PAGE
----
public CashAccount CashAccount { get; set; }
}

Let’s modify the ImportData method to assign a CashAccount to each Customer.

private static void ImportData(CustomerContext context)
{
	Stopwatch timer = new Stopwatch();
	timer.Start();
	for (int i = 0; i < 1000; i++)
	{
		var customer = new Customer 
				   { 
					   Name = "Test Customer",
					   CashAccount = cashAccount
				   };                
		context.Customers.Add(customer);
	}
	timer.Stop();
	Console.WriteLine("Items added: {0}", timer.Elapsed);
	timer.Restart();
	context.SaveChanges();
	timer.Stop();
	Console.WriteLine("SaveChanges ended: {0}", timer.Elapsed);
}

If you run again the Console application and execute a couple of queries in your database you will find 2000 Customers and 2000 CashAccounts.
What we did here is to assign a CashAccount to the Customer and then add the Customer to the DbContext and everything works as expected.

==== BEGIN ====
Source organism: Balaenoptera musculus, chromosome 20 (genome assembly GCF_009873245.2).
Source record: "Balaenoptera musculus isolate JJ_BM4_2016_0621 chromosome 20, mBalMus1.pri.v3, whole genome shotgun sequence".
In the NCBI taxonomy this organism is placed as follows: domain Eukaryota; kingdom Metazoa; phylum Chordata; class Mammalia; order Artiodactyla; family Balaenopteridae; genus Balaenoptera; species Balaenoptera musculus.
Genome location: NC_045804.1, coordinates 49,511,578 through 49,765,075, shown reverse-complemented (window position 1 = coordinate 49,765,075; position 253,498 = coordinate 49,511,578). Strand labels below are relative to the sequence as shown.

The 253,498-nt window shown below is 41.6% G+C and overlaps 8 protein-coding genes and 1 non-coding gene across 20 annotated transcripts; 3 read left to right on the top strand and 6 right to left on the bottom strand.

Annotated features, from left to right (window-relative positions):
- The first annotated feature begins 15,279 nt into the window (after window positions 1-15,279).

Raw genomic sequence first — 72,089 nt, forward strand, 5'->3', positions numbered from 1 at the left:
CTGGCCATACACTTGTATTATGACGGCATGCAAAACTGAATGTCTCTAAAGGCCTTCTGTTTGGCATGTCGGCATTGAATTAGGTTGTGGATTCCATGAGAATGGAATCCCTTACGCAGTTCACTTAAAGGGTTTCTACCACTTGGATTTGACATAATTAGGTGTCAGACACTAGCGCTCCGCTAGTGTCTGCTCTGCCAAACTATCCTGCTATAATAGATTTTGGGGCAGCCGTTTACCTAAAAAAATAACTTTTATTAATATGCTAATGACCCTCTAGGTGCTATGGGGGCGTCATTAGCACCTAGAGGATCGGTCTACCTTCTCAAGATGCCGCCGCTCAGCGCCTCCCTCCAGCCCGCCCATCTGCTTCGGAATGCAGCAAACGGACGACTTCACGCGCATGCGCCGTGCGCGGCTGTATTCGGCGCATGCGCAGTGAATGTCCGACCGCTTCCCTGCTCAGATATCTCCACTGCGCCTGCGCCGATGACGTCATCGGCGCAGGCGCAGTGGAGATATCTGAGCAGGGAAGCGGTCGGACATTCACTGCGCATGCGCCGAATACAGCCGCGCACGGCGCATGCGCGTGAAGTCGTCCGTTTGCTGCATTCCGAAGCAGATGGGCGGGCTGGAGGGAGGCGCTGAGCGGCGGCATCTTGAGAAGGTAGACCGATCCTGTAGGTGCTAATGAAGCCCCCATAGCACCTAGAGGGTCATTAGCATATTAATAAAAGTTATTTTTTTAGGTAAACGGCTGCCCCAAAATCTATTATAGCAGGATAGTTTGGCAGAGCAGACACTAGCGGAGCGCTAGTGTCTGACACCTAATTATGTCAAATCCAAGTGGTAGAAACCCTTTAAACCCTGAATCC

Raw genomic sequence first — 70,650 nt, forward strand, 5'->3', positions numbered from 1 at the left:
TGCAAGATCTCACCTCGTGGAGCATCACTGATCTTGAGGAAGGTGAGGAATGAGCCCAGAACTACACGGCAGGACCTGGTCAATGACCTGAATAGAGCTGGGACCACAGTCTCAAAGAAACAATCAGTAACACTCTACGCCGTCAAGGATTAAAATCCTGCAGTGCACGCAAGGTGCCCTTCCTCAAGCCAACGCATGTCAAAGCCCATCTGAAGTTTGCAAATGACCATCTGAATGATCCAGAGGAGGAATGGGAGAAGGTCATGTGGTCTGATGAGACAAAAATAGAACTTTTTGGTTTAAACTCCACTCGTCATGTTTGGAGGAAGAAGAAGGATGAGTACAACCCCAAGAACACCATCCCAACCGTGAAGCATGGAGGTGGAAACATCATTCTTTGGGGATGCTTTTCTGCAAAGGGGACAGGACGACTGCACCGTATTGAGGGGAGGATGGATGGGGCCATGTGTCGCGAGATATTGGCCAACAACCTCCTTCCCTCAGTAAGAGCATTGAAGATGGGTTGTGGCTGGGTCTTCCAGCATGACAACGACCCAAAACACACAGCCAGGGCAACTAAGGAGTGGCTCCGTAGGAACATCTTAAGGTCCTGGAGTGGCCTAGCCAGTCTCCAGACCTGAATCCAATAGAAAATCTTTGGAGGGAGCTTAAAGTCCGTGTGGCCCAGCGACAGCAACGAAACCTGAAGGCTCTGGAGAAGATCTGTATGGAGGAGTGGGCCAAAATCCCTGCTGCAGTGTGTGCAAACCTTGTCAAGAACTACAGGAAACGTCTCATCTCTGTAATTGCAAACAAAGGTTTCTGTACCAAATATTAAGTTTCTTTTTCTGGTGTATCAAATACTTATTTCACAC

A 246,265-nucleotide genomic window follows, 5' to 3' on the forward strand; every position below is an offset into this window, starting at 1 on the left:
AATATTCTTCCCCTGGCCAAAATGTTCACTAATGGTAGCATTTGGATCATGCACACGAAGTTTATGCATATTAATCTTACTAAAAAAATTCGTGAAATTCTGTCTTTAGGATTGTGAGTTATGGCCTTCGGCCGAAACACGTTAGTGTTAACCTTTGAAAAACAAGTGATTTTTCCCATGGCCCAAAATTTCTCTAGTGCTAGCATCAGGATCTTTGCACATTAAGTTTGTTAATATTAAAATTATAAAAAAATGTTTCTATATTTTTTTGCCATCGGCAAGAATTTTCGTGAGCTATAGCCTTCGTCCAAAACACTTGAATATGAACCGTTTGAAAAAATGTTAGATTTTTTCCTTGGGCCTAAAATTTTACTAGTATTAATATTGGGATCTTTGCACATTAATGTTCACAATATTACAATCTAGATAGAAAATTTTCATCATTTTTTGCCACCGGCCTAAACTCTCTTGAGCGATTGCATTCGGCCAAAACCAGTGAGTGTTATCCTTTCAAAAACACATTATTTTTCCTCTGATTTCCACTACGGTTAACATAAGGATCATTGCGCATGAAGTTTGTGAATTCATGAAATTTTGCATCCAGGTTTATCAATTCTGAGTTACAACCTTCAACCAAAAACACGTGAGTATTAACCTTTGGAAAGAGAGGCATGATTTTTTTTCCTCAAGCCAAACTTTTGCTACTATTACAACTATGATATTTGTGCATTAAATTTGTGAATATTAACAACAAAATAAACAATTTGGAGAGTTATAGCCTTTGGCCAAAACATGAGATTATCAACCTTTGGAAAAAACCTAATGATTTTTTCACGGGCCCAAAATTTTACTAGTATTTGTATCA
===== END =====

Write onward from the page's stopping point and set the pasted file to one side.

Be careful at the following piece of code, now:

private static void ImportData(CustomerContext context)
{
	Stopwatch timer = new Stopwatch();
	timer.Start();
	for (int i = 0; i < 1000; i++)
	{
		var customer = new Customer { Name = "Test Customer"};
		context.Customers.Add(customer);
		customer.CashAccount = cashAccount;
	}
	timer.Stop();
	Console.WriteLine("Items added: {0}", timer.Elapsed);
	timer.Restart();
	context.SaveChanges();
	timer.Stop();
	Console.WriteLine("SaveChanges ended: {0}", timer.Elapsed);
}

If you run the Console application now you will find in your Database 2000 Customers but only 1000 CashAccounts.
In fact what we did here is to assign a CashAccount to the Customer after having added the Customer to the DbContext.
During the first invocation of the method: when AutoDetectChanges is enabled, the Context is aware of the CashAccount associated to the Customer after having added the Customer to the context.
During the second invocation: when AutoDetectChanges is disabled, the Context didn’t detect the change consisting in assigning a CashAccount to the Customer, so ImportData in this case will result in 1000 Customers saved to the Database and no CashAccounts.